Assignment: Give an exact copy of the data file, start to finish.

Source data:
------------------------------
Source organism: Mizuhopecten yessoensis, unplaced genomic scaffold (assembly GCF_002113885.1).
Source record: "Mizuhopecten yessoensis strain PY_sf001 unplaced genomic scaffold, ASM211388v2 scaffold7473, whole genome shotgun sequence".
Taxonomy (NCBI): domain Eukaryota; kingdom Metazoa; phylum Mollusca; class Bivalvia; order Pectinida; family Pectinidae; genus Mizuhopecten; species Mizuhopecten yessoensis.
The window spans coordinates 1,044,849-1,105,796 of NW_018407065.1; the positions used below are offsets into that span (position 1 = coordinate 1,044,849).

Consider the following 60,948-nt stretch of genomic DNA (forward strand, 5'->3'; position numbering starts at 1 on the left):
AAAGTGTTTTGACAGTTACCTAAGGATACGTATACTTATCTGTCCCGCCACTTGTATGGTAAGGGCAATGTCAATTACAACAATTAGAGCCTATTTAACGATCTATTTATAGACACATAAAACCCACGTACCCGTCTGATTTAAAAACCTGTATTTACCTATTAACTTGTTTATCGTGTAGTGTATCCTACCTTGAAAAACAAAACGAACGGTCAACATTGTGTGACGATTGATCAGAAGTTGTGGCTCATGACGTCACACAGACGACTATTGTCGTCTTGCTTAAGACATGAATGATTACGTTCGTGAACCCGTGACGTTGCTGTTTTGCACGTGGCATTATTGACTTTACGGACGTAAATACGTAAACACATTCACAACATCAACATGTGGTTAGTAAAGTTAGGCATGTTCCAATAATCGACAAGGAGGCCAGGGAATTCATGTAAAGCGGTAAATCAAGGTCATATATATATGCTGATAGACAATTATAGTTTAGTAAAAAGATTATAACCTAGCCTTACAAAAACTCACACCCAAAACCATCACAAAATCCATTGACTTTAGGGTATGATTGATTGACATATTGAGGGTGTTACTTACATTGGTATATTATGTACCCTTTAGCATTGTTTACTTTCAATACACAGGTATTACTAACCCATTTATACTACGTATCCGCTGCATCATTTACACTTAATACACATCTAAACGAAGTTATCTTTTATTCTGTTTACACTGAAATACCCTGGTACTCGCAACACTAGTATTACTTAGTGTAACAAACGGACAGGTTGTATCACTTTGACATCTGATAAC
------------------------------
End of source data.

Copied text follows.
Source organism: Mizuhopecten yessoensis, unplaced genomic scaffold (assembly GCF_002113885.1).
Source record: "Mizuhopecten yessoensis strain PY_sf001 unplaced genomic scaffold, ASM211388v2 scaffold7473, whole genome shotgun sequence".
Taxonomy (NCBI): domain Eukaryota; kingdom Metazoa; phylum Mollusca; class Bivalvia; order Pectinida; family Pectinidae; genus Mizuhopecten; species Mizuhopecten yessoensis.
The window spans coordinates 1,044,849-1,105,796 of NW_018407065.1; the positions used below are offsets into that span (position 1 = coordinate 1,044,849).

Consider the following 60,948-nt stretch of genomic DNA (forward strand, 5'->3'; position numbering starts at 1 on the left):
AAAGTGTTTTGACAGTTACCTAAGGATACGTATACTTATCTGTCCCGCCACTTGTATGGTAAGGGCAATGTCAATTACAACAATTAGAGCCTATTTAACGATCTATTTATAGACACATAAAACCCACGTACCCGTCTGATTTAAAAACCTGTATTTACCTATTAACTTGTTTATCGTGTAGTGTATCCTACCTTGAAAAACAAAACGAACGGTCAACATTGTGTGACGATTGATCAGAAGTTGTGGCTCATGACGTCACACAGACGACTATTGTCGTCTTGCTTAAGACATGAATGATTACGTTCGTGAACCCGTGACGTTGCTGTTTTGCACGTGGCATTATTGACTTTACGGACGTAAATACGTAAACACATTCACAACATCAACATGTGGTTAGTAAAGTTAGGCATGTTCCAATAATCGACAAGGAGGCCAGGGAATTCATGTAAAGCGGTAAATCAAGGTCATATATATATGCTGATAGACAATTATAGTTTAGTAAAAAGATTATAACCTAGCCTTACAAAAACTCACACCCAAAACCATCACAAAATCCATTGACTTTAGGGTATGATTGATTGACATATTGAGGGTGTTACTTACATTGGTATATTATGTACCCTTTAGCATTGTTTACTTTCAATACACAGGTATTACTAACCCATTTATACTACGTATCCGCTGCATCATTTACACTTAATACACATCTAAACGAAGTTATCTTTTATTCTGTTTACACTGAAATACCCTGGTACTCGCAACACTAGTATTACTTAGTGTAACAAACGGACAGGTTGTATCACTTTGACATCTGATAAC